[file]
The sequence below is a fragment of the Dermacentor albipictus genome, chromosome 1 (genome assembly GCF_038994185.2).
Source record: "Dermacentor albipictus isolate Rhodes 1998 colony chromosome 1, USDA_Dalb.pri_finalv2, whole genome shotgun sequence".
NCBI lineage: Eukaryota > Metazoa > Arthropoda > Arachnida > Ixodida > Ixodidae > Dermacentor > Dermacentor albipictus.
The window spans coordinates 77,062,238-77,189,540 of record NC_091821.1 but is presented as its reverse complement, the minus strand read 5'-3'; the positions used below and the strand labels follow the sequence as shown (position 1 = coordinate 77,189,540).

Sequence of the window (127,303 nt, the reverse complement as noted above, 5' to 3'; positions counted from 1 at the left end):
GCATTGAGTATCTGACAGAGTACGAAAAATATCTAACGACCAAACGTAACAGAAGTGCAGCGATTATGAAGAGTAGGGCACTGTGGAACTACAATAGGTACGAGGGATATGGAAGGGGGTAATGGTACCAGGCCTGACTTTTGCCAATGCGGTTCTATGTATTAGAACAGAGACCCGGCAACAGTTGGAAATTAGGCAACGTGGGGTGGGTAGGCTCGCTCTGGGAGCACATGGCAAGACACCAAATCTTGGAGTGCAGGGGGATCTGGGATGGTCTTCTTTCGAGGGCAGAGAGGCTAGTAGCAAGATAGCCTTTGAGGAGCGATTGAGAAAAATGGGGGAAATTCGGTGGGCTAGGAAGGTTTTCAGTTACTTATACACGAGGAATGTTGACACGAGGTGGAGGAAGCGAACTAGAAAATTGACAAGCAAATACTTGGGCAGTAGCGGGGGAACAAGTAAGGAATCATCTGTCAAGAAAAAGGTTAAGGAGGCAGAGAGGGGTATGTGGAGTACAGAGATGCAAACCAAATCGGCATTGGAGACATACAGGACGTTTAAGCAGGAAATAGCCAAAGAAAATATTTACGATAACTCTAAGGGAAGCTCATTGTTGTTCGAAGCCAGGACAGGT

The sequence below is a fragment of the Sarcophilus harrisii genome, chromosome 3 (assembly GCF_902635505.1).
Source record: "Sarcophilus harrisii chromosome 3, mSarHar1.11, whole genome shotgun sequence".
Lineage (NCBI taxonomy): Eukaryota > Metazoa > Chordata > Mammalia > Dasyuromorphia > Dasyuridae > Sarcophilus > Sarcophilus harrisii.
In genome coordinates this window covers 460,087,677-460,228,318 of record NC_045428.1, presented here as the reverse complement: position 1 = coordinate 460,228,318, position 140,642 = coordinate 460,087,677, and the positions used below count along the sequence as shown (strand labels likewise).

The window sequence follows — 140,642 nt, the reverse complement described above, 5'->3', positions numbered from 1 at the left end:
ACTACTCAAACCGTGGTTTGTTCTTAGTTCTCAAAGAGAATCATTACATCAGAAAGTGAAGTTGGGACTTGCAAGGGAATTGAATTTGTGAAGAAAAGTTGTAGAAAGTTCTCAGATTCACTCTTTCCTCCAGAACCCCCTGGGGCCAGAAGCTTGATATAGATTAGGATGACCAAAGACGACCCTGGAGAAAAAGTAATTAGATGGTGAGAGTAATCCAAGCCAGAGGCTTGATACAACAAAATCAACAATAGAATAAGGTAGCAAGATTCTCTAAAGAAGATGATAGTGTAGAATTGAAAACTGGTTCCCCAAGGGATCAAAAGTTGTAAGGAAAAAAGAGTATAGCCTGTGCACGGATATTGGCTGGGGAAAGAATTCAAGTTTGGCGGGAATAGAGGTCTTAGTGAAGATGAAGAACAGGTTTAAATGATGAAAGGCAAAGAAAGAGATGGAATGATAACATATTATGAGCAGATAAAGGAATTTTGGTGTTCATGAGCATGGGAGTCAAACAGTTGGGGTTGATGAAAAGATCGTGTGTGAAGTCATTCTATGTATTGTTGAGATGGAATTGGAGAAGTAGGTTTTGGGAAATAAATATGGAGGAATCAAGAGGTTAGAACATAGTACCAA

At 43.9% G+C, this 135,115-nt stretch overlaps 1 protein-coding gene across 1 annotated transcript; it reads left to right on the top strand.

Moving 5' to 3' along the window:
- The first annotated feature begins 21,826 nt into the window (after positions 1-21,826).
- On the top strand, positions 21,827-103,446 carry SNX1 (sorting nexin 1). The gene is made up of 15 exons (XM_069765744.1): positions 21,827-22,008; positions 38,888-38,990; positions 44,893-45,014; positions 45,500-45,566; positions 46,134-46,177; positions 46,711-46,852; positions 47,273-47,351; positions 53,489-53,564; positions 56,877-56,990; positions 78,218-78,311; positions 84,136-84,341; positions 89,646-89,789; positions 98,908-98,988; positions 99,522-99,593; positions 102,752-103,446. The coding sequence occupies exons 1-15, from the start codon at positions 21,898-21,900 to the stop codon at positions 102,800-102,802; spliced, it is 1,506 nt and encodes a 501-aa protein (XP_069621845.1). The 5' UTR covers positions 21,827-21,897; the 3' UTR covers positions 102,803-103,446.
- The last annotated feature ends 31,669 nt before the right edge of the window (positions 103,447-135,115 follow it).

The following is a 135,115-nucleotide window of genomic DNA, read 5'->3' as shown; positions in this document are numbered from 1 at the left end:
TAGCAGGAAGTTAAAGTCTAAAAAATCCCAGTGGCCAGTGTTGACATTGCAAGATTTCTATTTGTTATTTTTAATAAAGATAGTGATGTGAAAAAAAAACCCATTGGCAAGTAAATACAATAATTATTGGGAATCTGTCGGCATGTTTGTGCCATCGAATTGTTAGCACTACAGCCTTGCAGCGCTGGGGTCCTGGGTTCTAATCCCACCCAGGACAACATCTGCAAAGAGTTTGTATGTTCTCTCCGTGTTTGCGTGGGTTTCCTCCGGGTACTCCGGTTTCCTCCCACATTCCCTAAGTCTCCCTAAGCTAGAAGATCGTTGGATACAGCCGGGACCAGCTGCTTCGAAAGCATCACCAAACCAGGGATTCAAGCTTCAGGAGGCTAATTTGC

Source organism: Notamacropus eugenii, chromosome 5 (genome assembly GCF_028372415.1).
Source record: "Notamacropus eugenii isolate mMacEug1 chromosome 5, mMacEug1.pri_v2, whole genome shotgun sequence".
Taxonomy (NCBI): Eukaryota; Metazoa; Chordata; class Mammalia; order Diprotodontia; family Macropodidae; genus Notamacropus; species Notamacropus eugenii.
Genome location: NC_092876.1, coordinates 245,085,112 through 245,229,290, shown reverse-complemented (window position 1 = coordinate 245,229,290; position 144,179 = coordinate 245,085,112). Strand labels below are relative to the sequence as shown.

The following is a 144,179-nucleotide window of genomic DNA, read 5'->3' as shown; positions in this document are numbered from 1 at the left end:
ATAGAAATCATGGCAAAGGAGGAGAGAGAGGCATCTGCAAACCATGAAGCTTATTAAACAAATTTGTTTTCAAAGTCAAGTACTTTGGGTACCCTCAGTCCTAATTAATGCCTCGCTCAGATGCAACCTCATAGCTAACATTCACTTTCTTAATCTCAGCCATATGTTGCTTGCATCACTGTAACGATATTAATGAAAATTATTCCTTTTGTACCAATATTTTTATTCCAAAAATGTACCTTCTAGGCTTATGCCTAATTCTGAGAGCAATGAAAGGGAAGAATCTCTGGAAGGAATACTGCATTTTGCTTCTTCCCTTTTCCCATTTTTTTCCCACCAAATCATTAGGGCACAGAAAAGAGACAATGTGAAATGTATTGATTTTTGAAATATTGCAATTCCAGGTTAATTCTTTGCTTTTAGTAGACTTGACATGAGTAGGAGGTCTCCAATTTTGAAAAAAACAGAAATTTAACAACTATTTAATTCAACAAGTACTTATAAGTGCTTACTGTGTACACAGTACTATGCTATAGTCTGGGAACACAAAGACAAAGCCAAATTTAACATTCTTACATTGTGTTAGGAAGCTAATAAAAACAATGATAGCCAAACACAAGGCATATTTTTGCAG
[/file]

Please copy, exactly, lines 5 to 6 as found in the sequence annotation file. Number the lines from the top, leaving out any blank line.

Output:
Sequence of the window (127,303 nt, the reverse complement as noted above, 5' to 3'; positions counted from 1 at the left end):
GCATTGAGTATCTGACAGAGTACGAAAAATATCTAACGACCAAACGTAACAGAAGTGCAGCGATTATGAAGAGTAGGGCACTGTGGAACTACAATAGGTACGAGGGATATGGAAGGGGGTAATGGTACCAGGCCTGACTTTTGCCAATGCGGTTCTATGTATTAGAACAGAGACCCGGCAACAGTTGGAAATTAGGCAACGTGGGGTGGGTAGGCTCGCTCTGGGAGCACATGGCAAGACACCAAATCTTGGAGTGCAGGGGGATCTGGGATGGTCTTCTTTCGAGGGCAGAGAGGCTAGTAGCAAGATAGCCTTTGAGGAGCGATTGAGAAAAATGGGGGAAATTCGGTGGGCTAGGAAGGTTTTCAGTTACTTATACACGAGGAATGTTGACACGAGGTGGAGGAAGCGAACTAGAAAATTGACAAGCAAATACTTGGGCAGTAGCGGGGGAACAAGTAAGGAATCATCTGTCAAGAAAAAGGTTAAGGAGGCAGAGAGGGGTATGTGGAGTACAGAGATGCAAACCAAATCGGCATTGGAGACATACAGGACGTTTAAGCAGGAAATAGCCAAAGAAAATATTTACGATAACTCTAAGGGAAGCTCATTGTTGTTCGAAGCCAGGACAGGT